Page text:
Let A be an irrational number and let N is an integer > 1.
Is N√(A + √(A2-1)) + N√( A - √(A2-1)) always an irrational number?
Give reasons for your answer.
Let S be the value of the expression.
Let X = [A+sqrt(A^2-1)]^(1/n) and Y = [A-sqrt(A^2-1)]^(1/n). Then X+Y=S. Also note that X*Y = 1.
The sum of squares can be calculated by the identity X^2+Y^2 = (X+Y)^2 - 2XY. Higher powers of sums can be calculated from the identity X^k+Y^k = (X+Y)*(X^(k-1)+Y^(k-1)) - (XY)*(X^(k-2)+Y^(k-2).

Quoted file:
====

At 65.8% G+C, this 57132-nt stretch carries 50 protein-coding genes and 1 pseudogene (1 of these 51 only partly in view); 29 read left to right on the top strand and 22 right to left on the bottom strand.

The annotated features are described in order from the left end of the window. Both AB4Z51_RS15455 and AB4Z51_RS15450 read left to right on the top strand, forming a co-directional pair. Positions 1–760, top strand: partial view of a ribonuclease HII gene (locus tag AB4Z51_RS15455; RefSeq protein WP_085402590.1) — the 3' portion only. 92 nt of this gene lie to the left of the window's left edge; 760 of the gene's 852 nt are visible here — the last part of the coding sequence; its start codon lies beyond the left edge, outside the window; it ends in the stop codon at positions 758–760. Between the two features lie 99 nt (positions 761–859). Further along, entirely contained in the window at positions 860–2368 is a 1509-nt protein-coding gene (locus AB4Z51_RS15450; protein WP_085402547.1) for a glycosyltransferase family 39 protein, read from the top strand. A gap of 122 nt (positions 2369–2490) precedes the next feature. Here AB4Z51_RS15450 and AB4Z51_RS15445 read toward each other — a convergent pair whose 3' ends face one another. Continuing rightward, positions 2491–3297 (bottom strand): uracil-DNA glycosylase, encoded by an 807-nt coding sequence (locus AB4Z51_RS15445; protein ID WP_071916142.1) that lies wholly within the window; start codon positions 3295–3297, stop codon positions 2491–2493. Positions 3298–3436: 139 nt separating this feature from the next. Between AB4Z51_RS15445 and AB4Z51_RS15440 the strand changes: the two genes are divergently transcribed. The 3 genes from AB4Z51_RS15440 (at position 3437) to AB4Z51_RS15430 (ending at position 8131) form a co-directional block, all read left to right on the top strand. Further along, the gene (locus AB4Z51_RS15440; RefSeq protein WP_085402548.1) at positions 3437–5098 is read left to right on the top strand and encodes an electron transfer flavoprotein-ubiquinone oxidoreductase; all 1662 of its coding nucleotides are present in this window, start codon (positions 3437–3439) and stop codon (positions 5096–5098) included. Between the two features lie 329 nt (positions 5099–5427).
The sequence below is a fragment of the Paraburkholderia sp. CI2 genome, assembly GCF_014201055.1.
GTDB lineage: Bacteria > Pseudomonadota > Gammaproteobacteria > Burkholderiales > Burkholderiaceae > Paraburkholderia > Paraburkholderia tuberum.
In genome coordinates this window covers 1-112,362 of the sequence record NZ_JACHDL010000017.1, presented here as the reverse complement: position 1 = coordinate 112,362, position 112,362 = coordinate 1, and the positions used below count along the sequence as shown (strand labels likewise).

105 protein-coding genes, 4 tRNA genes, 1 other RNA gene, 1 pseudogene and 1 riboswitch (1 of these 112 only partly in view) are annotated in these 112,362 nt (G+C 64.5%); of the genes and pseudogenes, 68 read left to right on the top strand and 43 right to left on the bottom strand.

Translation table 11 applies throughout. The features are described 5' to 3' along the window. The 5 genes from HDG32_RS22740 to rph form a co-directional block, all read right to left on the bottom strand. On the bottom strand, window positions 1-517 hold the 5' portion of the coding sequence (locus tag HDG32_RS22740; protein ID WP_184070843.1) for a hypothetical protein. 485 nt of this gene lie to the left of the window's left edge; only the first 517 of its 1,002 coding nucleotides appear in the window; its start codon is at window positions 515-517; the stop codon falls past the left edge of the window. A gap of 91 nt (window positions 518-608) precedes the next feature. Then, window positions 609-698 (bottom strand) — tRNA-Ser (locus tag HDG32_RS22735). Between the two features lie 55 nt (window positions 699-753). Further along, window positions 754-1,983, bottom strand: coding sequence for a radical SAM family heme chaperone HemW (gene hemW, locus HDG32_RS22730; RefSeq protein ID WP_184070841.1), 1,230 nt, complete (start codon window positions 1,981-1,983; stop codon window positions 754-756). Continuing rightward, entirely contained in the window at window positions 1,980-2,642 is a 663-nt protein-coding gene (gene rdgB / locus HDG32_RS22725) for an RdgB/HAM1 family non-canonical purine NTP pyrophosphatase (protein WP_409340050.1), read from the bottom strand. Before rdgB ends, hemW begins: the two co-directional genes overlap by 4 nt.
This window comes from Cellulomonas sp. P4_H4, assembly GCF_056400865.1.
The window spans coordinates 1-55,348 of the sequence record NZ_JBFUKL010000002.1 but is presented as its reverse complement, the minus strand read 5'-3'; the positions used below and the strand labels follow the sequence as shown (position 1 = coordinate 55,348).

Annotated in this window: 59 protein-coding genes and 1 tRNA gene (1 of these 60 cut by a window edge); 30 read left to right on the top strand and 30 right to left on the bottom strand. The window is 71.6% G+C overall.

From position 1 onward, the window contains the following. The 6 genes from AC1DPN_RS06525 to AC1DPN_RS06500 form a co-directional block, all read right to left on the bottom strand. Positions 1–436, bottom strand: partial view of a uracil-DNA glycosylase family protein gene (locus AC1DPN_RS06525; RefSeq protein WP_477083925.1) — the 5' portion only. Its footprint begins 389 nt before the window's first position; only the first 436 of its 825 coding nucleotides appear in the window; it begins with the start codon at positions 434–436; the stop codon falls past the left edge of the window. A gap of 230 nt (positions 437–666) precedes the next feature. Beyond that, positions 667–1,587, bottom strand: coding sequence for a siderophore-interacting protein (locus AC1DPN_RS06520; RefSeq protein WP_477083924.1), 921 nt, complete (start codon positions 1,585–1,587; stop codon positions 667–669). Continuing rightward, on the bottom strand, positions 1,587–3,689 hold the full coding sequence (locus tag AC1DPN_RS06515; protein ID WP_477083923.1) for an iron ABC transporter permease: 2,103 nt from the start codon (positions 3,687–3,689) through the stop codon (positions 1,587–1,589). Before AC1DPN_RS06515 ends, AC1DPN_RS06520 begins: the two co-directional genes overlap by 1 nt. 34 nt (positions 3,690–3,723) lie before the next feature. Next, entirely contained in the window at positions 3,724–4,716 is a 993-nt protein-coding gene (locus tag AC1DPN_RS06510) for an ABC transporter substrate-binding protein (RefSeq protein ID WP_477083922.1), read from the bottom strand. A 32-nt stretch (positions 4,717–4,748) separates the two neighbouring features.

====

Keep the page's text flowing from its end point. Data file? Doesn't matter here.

After substituting X+Y=S and XY=1, then X^n + Y^n can be expressed as a polynomial function of S. If S is rational then X^n+Y^n is rational.
Assume A is irrational and S is rational. X^n+Y^n can be calculated directly as 2A. But S being rational implies X^n+Y^n is rational. This contradicts the assertion that A is irrational. Therefore if A is irrational then S must also be irrational.